Teaching

Encounters: A Global History of Cultural Interactions, 500 BCE—1700 CE.

This first year course provides an introduction to global history from the Hellenic period to the eighteenth century. Through readings in primary and secondary sources on the theme of cultural encounters, it offers an overview of the major processes that have linked societies to each other and have shaped the world.

The Early Modern Mediterranean, 1500-1800.

This second year course explores the interplay of culture, religion, politics and commerce in the Mediterranean region from 1500 to 1800. Through travel narratives, autobiographical texts, and visual materials the course traces how men and women on the Mediterranean’s European, Asian, and African shores experienced their changing world.

Old Worlds? Strangers and Foreigners in the Mediterranean, 1200-1700.

This third year course explores how medieval and early modern societies encountered foreigners and accounted for foreignness, as well as for religious, linguistic, and cultural difference more broadly. Topics include: monsters, relics, pilgrimage, the rise of the university, merchant companies, mercenaries, piracy, captivity and slavery, tourism, and the birth of resident embassies.

Venice and its Empire, 800-1800.

This third year course explores the history of Venice and its empire in the Mediterranean from its humble beginnings as a fishermen’s colony in the ninth century CE to its occupation by Napoleon in 1797. The primary focus is Venice (including its colonies in northern Italy, the Adriatic, and the Aegean) and, to a lesser extent, its major political rival and economic ally, the Ottoman Empire.

Missionaries and Converts in the Early Modern World.

This fourth year seminar explores how early modern people thought about and practiced community, belief, and ritual, and situates these thoughts and practices within the context of early imperialism and colonialism. The seminar looks at religious conversion in relation to other social processes, including empire-building, and examines whether the “globalization of Christianity” is a useful paradigm through which to understand the experiences of missionaries and converts in different parts of the world in the period 1500-1800.

Between Two Worlds? Translators and Interpreters in History.

This fourth year seminar explores the social history of translators, interpreters, and the texts they produce. Through several case studies from Ireland and Istanbul to Québec, Mexico City, and Goa, the course considers how translators shaped public understandings of “self” and “other,” “civilization” and “barbarity” in the wake of European colonization.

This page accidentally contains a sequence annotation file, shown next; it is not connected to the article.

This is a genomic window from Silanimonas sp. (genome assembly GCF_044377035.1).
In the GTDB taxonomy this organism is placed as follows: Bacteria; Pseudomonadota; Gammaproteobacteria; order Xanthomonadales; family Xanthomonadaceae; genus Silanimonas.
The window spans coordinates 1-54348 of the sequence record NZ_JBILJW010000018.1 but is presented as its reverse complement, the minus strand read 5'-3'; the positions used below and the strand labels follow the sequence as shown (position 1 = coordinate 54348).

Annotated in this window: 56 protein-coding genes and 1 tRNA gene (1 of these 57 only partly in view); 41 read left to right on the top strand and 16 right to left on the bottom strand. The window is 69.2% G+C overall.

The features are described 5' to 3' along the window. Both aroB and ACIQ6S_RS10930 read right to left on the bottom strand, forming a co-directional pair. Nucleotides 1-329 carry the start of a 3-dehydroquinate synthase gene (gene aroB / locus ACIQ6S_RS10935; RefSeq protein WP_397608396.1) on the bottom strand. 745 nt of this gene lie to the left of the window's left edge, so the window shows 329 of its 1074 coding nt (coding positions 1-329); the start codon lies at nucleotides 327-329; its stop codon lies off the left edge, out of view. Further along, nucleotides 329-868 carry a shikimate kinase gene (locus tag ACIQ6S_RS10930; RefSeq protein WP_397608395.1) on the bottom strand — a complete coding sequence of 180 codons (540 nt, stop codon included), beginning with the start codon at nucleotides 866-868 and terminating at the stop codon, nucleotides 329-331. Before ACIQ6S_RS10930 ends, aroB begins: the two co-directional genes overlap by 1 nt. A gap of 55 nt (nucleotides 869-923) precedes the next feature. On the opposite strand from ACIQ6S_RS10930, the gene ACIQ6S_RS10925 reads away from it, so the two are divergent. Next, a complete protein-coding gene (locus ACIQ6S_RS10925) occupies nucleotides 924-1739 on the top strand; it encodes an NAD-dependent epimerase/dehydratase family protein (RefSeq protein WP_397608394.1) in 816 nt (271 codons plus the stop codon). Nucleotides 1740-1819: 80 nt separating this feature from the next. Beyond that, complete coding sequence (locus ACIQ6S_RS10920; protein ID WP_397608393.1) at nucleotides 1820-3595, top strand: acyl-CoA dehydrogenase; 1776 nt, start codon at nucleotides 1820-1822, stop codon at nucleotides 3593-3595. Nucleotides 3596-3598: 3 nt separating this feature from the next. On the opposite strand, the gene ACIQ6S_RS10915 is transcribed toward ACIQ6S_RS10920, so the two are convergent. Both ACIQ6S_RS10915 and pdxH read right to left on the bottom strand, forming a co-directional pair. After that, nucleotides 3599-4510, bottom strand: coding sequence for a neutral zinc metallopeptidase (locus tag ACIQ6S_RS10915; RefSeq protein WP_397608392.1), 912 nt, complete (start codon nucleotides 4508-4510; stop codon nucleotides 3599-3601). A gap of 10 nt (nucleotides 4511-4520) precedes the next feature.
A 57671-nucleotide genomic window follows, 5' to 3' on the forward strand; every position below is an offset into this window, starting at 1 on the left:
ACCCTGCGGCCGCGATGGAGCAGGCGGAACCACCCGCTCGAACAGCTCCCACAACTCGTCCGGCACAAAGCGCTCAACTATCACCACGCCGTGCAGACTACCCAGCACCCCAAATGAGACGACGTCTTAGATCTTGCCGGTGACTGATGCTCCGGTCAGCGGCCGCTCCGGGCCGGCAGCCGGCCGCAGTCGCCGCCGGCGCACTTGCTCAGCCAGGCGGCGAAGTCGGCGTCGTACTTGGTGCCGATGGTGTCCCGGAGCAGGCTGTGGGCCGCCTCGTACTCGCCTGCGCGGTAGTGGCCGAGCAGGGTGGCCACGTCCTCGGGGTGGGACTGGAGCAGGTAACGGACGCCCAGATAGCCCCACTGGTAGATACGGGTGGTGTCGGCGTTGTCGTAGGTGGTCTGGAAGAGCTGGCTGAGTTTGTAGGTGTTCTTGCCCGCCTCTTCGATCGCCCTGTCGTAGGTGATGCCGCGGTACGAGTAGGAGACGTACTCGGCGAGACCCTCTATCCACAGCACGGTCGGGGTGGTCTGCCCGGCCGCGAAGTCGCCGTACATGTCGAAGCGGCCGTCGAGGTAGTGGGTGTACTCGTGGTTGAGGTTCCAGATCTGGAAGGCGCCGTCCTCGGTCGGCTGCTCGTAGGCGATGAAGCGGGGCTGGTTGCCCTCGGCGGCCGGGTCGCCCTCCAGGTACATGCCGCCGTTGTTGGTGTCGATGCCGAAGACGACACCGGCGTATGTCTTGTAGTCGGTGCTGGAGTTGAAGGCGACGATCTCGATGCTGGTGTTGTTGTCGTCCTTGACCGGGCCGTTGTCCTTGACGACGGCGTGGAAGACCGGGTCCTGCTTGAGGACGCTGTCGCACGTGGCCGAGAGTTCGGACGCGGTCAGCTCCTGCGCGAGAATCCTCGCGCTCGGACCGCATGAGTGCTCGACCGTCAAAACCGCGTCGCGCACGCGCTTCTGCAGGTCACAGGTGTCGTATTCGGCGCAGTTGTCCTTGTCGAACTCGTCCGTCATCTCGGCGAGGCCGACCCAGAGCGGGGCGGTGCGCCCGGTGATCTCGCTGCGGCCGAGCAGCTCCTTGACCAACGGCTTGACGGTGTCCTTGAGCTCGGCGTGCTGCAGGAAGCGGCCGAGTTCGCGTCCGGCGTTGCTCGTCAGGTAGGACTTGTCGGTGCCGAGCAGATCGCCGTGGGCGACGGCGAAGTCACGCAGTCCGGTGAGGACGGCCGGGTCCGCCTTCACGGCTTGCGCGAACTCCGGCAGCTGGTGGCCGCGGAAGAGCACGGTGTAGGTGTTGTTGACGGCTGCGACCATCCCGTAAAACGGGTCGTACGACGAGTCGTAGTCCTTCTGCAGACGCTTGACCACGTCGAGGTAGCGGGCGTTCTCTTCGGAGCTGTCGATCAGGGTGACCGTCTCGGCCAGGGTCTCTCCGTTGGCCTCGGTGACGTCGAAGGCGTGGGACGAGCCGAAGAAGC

Travelling and Travel-Writing in the Late Medieval and Early Modern Mediterranean.

This fourth year seminar explores the development of travel and travel narratives before 1800, and their relationship to European trade and colonisation in the Mediterranean and beyond. Topics include: Prester John and the allure of the East, pilgrimage and crusading, the histories of geography, cartography, and ethnography.

Histories in/of the Mediterranean: From Braudel to Post-Colonialism.

This graduate seminar addresses the emergence and recent transformation of the early modern Mediterranean as an historical object. It offers an overview of the historiography of the early modern Mediterranean from Braudel to his most recent critics, and situates this historiography within the broader field of contemporary scholarship and politics. In particular, the seminar explores the methodological and epistemological implications of post-colonial critiques of Orientalism and Occidentalism on the one hand, and of the ongoing conversations between historians and anthropologists of the Mediterranean on the other.

Language, Power, and Translation in the Early Modern World

(Co-taught with Paul Cohen).This graduate seminar introduces students to the emerging field of historical translation studies, and surveys the historiography on translators and interpreters as significant social actors in the formation of early modern and modern empires and states. Topics include medieval and early modern theories and practices of translation, language ideologies, the roles of interpreters in missionary and colonial contexts, and translation as a dimension of state-formation and imperial governance. Our sample of case studies will be broad, ranging from the French and Spanish Atlantic empires to the Mediterranean and Indian Ocean.

NB: Past syllabuses are offered for information only, and do not necessarily reflect future courses’ structure, readings, or assignments.